In this episode, Podcaster Ian Tash interviews Dr. Senem Saner about the CAFS 2620 – Philosophy 4 Children course offered here at CSUB.
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Hi, my name is Ian Alexander Tash, and you’re listening to course consideration brought to you by the runner. CSUB has a lot of different degrees and even more classes. But most of us don’t know what’s being taught on our campus. And we might be really missing out on some of that. So that’s why I decided to interview some professors to hopefully see what sort of interesting, odd things our campus thinks might be cool to learn. I hope you enjoy the interview.
Could you introduce yourself to the listeners and tell them a little bit about who you are?
Of course, my name is Senem Saner. I’m a faculty member in the Philosophy and Religious Studies Department. I’ve been here for quite a long time; I came to CSUB in 2006. And I teach many courses. I teach both introductory courses, Introduction to Philosophy, and critical thinking. But my main area of interest is 19th and 20th-century continental philosophy. So, I teach courses in like modernity, and its critics, Marxism, existentialism, political philosophy, but the course that we’re about to talk about is Philosophy for Children. And that’s a course that I’ve been teaching since now 2006 16. Yes.
Yes, yes. That is the course you’re talking about. Although I’m, I personally am interested in all the stuff you mentioned before that as well. But for the sake of this interview, yeah, let’s we’ll focus in on Philosophy for Children, because that’s something that seems sort of not something people I think, think about a lot when they think of philosophy that you can teach it to a child. So for this class, CA FS 2620. How would you describe that to someone?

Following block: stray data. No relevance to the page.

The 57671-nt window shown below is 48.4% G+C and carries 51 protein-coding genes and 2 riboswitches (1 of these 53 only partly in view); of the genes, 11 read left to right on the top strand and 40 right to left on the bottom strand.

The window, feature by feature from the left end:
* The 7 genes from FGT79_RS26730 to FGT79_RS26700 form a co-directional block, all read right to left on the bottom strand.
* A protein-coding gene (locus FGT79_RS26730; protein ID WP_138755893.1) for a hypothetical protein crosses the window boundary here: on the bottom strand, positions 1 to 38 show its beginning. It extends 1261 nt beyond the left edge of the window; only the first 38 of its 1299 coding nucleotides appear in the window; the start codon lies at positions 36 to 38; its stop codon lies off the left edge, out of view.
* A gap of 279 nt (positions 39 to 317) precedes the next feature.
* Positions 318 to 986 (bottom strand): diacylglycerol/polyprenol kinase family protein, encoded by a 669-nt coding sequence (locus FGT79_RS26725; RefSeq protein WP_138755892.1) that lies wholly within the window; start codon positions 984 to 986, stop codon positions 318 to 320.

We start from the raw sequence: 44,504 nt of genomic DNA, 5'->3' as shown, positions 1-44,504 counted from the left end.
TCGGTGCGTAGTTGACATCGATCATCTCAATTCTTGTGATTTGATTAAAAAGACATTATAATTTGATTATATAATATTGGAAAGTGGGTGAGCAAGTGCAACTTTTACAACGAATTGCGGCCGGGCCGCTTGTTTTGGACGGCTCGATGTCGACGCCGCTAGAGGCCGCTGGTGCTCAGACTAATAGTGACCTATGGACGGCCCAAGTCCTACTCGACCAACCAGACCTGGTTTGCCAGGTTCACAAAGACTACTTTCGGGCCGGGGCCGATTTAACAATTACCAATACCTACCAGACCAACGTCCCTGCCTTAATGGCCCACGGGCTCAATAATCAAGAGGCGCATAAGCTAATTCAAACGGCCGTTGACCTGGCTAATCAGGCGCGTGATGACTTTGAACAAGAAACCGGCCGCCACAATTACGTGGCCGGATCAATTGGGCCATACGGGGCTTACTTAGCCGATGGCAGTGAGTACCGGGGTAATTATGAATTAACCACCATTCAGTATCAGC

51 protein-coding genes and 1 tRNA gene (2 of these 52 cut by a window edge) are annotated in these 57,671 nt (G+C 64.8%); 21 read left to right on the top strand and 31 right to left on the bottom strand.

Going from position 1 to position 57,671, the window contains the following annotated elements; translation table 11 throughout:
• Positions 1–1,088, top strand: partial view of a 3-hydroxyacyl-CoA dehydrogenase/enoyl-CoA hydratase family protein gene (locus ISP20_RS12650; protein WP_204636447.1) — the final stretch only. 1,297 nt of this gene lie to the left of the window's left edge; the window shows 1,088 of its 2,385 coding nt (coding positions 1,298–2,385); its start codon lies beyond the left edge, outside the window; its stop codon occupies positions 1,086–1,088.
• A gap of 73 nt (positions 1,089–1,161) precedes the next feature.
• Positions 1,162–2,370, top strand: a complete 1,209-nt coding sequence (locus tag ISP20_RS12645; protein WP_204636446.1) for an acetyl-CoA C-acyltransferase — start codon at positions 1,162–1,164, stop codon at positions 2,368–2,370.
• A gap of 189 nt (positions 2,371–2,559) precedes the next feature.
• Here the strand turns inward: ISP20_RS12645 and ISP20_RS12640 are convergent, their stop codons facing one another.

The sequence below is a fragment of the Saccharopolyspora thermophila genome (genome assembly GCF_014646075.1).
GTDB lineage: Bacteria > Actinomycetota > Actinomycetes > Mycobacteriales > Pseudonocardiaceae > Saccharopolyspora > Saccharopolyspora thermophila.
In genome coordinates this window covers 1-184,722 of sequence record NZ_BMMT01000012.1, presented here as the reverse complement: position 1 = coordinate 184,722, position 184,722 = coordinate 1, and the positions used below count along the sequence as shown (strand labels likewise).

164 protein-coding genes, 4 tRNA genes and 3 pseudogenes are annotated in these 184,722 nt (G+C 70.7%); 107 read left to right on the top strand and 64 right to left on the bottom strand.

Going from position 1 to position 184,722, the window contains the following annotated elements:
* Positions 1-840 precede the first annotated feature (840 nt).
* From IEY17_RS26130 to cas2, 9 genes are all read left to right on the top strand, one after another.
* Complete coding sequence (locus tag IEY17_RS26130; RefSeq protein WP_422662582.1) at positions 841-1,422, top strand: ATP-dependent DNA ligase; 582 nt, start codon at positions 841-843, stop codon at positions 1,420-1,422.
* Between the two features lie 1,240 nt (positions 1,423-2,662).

Yeah. So, a couple of things right before I started talking about the class itself. It’s a CAFS course, but a child that does and Family Studies course. But it has been close listed with CAFS only for the last two or three years maybe. Yeah, it started out as a philosophy department course. And actually, it’s interesting, because it’s, I think, unique in the sense that it was my students who really wanted that this course. Professor came and gave a talk on Philosophy for Children for our annual undergraduate philosophy conference. And my students were like, what Philosophy for Children? You know, what is this thing? So they want to do an independent study, and we ended up doing an independent study, and they loved it. And two of my students said, hey, you know, we’ll learn about all this, like, can’t we try it out? Can we go and do philosophy with children somewhere, and this is somehow and then, you know, all departments are trying to do service-learning courses, experiential learning courses, and we thought in philosophy, or this is a perfect area in which we could give our students an opportunity, right for community engagement and service-learning. So we established this course Philosophy for Children. The upper-level course, I’ll hopefully talk about that a little bit later. But then we noticed, hey, you know, this is not only for philosophy majors, but this will also be really helpful for any major who would be, you know, interested in working with children or doing social work or counseling, you know. So that’s how this course came about and got cross-listed with CAFS. And thank thanks to Dr. Elaine Curry, who’s the Chair of the CAFS department actually, really helped us with that. But you’re right, like Philosophy for Children, right? Like, why should adults study philosophy for children? And what do you know, CSUB students do in Philosophy for Children course? I think those are very legitimate questions. This is not really about teaching children philosophy. It’s more about facilitating philosophical conversations with children. I don’t know if that makes sense to you.